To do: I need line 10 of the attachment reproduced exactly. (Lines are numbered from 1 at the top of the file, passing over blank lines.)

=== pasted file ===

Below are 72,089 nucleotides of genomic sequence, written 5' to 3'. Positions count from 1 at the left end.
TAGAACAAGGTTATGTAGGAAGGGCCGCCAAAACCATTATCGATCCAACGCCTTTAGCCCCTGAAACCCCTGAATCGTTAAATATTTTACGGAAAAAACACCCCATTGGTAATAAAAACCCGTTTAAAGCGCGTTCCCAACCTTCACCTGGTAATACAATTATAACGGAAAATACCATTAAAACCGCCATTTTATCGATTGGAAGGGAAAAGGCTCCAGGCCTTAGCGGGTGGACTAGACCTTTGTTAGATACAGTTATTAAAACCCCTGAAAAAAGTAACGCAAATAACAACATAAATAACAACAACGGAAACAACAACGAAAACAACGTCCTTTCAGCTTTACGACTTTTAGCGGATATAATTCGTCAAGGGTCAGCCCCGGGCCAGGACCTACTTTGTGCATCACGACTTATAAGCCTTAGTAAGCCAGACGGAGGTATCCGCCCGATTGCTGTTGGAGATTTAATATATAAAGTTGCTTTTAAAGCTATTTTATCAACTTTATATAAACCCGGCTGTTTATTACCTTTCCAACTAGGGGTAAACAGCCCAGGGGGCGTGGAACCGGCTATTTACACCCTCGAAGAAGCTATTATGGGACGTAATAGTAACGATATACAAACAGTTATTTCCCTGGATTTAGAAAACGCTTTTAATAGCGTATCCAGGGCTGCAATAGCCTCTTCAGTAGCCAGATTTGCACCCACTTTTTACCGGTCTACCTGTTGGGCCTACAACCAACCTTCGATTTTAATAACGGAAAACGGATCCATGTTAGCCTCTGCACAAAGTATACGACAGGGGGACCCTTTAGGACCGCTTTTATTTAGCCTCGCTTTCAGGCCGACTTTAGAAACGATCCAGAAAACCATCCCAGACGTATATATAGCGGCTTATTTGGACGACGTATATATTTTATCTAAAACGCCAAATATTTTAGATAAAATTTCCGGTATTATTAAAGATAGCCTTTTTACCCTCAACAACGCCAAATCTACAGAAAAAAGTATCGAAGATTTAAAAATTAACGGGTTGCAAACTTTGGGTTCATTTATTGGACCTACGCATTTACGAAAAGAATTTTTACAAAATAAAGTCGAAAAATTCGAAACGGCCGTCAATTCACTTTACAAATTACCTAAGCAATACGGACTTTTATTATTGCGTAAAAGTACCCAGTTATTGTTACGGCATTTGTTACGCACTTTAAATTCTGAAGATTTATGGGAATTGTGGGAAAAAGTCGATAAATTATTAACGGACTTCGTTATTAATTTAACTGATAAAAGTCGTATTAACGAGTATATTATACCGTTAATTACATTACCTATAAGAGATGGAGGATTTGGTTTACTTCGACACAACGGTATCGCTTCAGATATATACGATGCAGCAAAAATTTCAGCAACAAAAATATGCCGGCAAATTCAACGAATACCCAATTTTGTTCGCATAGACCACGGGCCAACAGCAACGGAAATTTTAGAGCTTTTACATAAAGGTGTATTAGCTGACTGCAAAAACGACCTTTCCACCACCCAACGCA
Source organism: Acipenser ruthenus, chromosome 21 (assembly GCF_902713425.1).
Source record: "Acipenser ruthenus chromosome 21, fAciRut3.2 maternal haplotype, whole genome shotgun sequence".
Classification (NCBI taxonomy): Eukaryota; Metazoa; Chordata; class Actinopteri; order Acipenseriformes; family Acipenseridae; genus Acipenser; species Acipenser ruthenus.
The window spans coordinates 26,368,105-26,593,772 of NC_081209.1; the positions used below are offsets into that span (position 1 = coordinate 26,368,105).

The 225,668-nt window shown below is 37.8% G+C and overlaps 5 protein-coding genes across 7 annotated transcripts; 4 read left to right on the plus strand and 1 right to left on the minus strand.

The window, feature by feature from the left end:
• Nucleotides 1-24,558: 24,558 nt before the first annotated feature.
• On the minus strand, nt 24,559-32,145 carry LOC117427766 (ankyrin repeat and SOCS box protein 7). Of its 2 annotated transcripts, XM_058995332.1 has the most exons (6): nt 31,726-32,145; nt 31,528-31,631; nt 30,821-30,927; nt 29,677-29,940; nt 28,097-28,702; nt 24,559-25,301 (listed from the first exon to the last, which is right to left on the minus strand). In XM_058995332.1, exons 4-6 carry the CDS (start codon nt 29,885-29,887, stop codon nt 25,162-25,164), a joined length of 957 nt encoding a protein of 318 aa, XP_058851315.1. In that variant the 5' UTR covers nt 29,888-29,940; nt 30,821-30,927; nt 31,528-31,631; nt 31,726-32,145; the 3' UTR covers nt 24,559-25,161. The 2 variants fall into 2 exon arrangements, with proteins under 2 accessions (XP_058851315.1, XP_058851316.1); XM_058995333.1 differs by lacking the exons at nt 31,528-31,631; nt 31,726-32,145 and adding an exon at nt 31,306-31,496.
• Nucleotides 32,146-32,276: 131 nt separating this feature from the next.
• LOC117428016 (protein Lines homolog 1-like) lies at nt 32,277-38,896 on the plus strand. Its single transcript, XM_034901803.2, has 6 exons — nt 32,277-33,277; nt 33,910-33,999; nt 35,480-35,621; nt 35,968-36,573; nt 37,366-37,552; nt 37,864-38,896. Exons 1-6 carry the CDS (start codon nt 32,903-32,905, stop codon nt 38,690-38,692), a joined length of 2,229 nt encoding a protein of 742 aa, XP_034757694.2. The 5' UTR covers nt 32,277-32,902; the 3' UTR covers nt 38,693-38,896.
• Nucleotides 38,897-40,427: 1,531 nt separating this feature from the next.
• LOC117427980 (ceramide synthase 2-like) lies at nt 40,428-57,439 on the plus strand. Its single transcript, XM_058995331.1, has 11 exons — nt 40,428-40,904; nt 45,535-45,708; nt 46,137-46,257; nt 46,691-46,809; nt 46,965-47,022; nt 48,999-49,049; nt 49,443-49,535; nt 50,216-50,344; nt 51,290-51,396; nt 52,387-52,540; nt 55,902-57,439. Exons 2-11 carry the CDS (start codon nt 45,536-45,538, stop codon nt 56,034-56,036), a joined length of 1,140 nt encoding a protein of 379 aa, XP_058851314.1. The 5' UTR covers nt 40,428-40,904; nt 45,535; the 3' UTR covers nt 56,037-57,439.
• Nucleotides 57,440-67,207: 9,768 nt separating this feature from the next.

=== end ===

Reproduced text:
• On the minus strand, nt 24,559-32,145 carry LOC117427766 (ankyrin repeat and SOCS box protein 7). Of its 2 annotated transcripts, XM_058995332.1 has the most exons (6): nt 31,726-32,145; nt 31,528-31,631; nt 30,821-30,927; nt 29,677-29,940; nt 28,097-28,702; nt 24,559-25,301 (listed from the first exon to the last, which is right to left on the minus strand). In XM_058995332.1, exons 4-6 carry the CDS (start codon nt 29,885-29,887, stop codon nt 25,162-25,164), a joined length of 957 nt encoding a protein of 318 aa, XP_058851315.1. In that variant the 5' UTR covers nt 29,888-29,940; nt 30,821-30,927; nt 31,528-31,631; nt 31,726-32,145; the 3' UTR covers nt 24,559-25,161. The 2 variants fall into 2 exon arrangements, with proteins under 2 accessions (XP_058851315.1, XP_058851316.1); XM_058995333.1 differs by lacking the exons at nt 31,528-31,631; nt 31,726-32,145 and adding an exon at nt 31,306-31,496.